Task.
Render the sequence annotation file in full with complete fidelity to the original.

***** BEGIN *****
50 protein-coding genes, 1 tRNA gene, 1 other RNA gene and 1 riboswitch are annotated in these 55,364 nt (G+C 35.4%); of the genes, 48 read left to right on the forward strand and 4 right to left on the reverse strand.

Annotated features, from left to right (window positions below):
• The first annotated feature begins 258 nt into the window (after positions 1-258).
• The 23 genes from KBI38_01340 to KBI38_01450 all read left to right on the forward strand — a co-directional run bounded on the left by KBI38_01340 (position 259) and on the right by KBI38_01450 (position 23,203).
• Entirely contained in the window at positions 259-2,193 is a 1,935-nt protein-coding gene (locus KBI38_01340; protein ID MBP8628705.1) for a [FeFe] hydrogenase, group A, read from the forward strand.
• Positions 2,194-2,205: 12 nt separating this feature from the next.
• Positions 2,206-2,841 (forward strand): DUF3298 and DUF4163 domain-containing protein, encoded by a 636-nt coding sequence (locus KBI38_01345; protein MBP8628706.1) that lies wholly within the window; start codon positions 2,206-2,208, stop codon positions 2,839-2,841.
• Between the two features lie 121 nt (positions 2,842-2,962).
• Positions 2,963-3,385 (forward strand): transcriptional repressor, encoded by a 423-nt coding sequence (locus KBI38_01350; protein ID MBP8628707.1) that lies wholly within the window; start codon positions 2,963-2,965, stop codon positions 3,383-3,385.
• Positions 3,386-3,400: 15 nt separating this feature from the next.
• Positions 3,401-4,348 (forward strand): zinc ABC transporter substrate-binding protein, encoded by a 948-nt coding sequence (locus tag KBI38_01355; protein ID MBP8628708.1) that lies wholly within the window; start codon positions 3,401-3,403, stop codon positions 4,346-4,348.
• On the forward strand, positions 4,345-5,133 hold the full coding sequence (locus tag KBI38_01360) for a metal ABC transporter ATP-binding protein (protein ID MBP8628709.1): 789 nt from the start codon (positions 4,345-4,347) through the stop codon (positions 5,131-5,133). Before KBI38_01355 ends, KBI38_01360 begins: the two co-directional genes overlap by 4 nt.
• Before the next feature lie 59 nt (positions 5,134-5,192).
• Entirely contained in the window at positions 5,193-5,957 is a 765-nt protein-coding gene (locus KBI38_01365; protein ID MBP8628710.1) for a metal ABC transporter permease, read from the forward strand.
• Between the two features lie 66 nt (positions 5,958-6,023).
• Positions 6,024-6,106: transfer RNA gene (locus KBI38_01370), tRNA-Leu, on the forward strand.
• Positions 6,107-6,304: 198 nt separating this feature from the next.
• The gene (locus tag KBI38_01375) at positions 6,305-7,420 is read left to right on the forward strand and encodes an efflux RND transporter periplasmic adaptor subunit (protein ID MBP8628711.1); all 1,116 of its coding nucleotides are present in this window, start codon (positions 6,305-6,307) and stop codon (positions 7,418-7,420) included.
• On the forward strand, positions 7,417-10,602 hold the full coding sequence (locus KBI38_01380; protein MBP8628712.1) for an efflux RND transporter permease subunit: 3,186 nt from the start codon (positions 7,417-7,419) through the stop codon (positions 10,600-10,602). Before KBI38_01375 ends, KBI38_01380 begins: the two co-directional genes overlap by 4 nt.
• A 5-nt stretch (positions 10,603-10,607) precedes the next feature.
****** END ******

50 protein-coding genes, 1 tRNA gene, 1 other RNA gene and 1 riboswitch are annotated in these 55,364 nt (G+C 35.4%); of the genes, 48 read left to right on the forward strand and 4 right to left on the reverse strand.

Annotated features, from left to right (window positions below):
• The first annotated feature begins 258 nt into the window (after positions 1-258).
• The 23 genes from KBI38_01340 to KBI38_01450 all read left to right on the forward strand — a co-directional run bounded on the left by KBI38_01340 (position 259) and on the right by KBI38_01450 (position 23,203).
• Entirely contained in the window at positions 259-2,193 is a 1,935-nt protein-coding gene (locus KBI38_01340; protein ID MBP8628705.1) for a [FeFe] hydrogenase, group A, read from the forward strand.
• Positions 2,194-2,205: 12 nt separating this feature from the next.
• Positions 2,206-2,841 (forward strand): DUF3298 and DUF4163 domain-containing protein, encoded by a 636-nt coding sequence (locus KBI38_01345; protein MBP8628706.1) that lies wholly within the window; start codon positions 2,206-2,208, stop codon positions 2,839-2,841.
• Between the two features lie 121 nt (positions 2,842-2,962).
• Positions 2,963-3,385 (forward strand): transcriptional repressor, encoded by a 423-nt coding sequence (locus KBI38_01350; protein ID MBP8628707.1) that lies wholly within the window; start codon positions 2,963-2,965, stop codon positions 3,383-3,385.
• Positions 3,386-3,400: 15 nt separating this feature from the next.
• Positions 3,401-4,348 (forward strand): zinc ABC transporter substrate-binding protein, encoded by a 948-nt coding sequence (locus tag KBI38_01355; protein ID MBP8628708.1) that lies wholly within the window; start codon positions 3,401-3,403, stop codon positions 4,346-4,348.
• On the forward strand, positions 4,345-5,133 hold the full coding sequence (locus tag KBI38_01360) for a metal ABC transporter ATP-binding protein (protein ID MBP8628709.1): 789 nt from the start codon (positions 4,345-4,347) through the stop codon (positions 5,131-5,133). Before KBI38_01355 ends, KBI38_01360 begins: the two co-directional genes overlap by 4 nt.
• Before the next feature lie 59 nt (positions 5,134-5,192).
• Entirely contained in the window at positions 5,193-5,957 is a 765-nt protein-coding gene (locus KBI38_01365; protein ID MBP8628710.1) for a metal ABC transporter permease, read from the forward strand.
• Between the two features lie 66 nt (positions 5,958-6,023).
• Positions 6,024-6,106: transfer RNA gene (locus KBI38_01370), tRNA-Leu, on the forward strand.
• Positions 6,107-6,304: 198 nt separating this feature from the next.
• The gene (locus tag KBI38_01375) at positions 6,305-7,420 is read left to right on the forward strand and encodes an efflux RND transporter periplasmic adaptor subunit (protein ID MBP8628711.1); all 1,116 of its coding nucleotides are present in this window, start codon (positions 6,305-6,307) and stop codon (positions 7,418-7,420) included.
• On the forward strand, positions 7,417-10,602 hold the full coding sequence (locus KBI38_01380; protein MBP8628712.1) for an efflux RND transporter permease subunit: 3,186 nt from the start codon (positions 7,417-7,419) through the stop codon (positions 10,600-10,602). Before KBI38_01375 ends, KBI38_01380 begins: the two co-directional genes overlap by 4 nt.
• A 5-nt stretch (positions 10,603-10,607) precedes the next feature.